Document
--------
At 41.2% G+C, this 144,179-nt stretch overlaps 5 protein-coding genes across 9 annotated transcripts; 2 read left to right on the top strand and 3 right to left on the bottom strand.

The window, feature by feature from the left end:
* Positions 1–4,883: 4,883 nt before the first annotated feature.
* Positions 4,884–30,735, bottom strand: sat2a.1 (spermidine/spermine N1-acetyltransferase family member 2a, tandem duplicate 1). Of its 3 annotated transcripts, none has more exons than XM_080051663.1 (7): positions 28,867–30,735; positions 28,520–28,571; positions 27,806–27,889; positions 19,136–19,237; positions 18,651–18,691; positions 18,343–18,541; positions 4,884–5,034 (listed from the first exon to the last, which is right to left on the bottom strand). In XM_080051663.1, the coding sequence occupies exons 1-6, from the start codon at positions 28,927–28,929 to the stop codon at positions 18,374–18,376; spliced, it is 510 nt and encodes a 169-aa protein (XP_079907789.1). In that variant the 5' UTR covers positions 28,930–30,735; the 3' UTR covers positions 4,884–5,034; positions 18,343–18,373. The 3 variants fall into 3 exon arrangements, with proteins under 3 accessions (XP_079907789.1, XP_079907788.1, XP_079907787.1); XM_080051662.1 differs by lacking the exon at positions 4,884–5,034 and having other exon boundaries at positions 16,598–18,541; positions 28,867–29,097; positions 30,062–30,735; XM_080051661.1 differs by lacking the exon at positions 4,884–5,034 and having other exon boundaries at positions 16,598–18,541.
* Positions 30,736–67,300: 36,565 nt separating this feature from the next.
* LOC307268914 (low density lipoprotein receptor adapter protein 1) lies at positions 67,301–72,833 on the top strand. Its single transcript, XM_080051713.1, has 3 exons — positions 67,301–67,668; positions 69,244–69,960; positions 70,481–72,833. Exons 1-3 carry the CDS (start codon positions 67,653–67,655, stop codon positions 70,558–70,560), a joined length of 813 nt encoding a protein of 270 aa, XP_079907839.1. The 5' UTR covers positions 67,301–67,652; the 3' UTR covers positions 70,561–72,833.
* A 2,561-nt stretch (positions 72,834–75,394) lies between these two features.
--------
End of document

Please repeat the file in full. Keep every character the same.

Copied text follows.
At 41.2% G+C, this 144,179-nt stretch overlaps 5 protein-coding genes across 9 annotated transcripts; 2 read left to right on the top strand and 3 right to left on the bottom strand.

The window, feature by feature from the left end:
* Positions 1–4,883: 4,883 nt before the first annotated feature.
* Positions 4,884–30,735, bottom strand: sat2a.1 (spermidine/spermine N1-acetyltransferase family member 2a, tandem duplicate 1). Of its 3 annotated transcripts, none has more exons than XM_080051663.1 (7): positions 28,867–30,735; positions 28,520–28,571; positions 27,806–27,889; positions 19,136–19,237; positions 18,651–18,691; positions 18,343–18,541; positions 4,884–5,034 (listed from the first exon to the last, which is right to left on the bottom strand). In XM_080051663.1, the coding sequence occupies exons 1-6, from the start codon at positions 28,927–28,929 to the stop codon at positions 18,374–18,376; spliced, it is 510 nt and encodes a 169-aa protein (XP_079907789.1). In that variant the 5' UTR covers positions 28,930–30,735; the 3' UTR covers positions 4,884–5,034; positions 18,343–18,373. The 3 variants fall into 3 exon arrangements, with proteins under 3 accessions (XP_079907789.1, XP_079907788.1, XP_079907787.1); XM_080051662.1 differs by lacking the exon at positions 4,884–5,034 and having other exon boundaries at positions 16,598–18,541; positions 28,867–29,097; positions 30,062–30,735; XM_080051661.1 differs by lacking the exon at positions 4,884–5,034 and having other exon boundaries at positions 16,598–18,541.
* Positions 30,736–67,300: 36,565 nt separating this feature from the next.
* LOC307268914 (low density lipoprotein receptor adapter protein 1) lies at positions 67,301–72,833 on the top strand. Its single transcript, XM_080051713.1, has 3 exons — positions 67,301–67,668; positions 69,244–69,960; positions 70,481–72,833. Exons 1-3 carry the CDS (start codon positions 67,653–67,655, stop codon positions 70,558–70,560), a joined length of 813 nt encoding a protein of 270 aa, XP_079907839.1. The 5' UTR covers positions 67,301–67,652; the 3' UTR covers positions 70,561–72,833.
* A 2,561-nt stretch (positions 72,834–75,394) lies between these two features.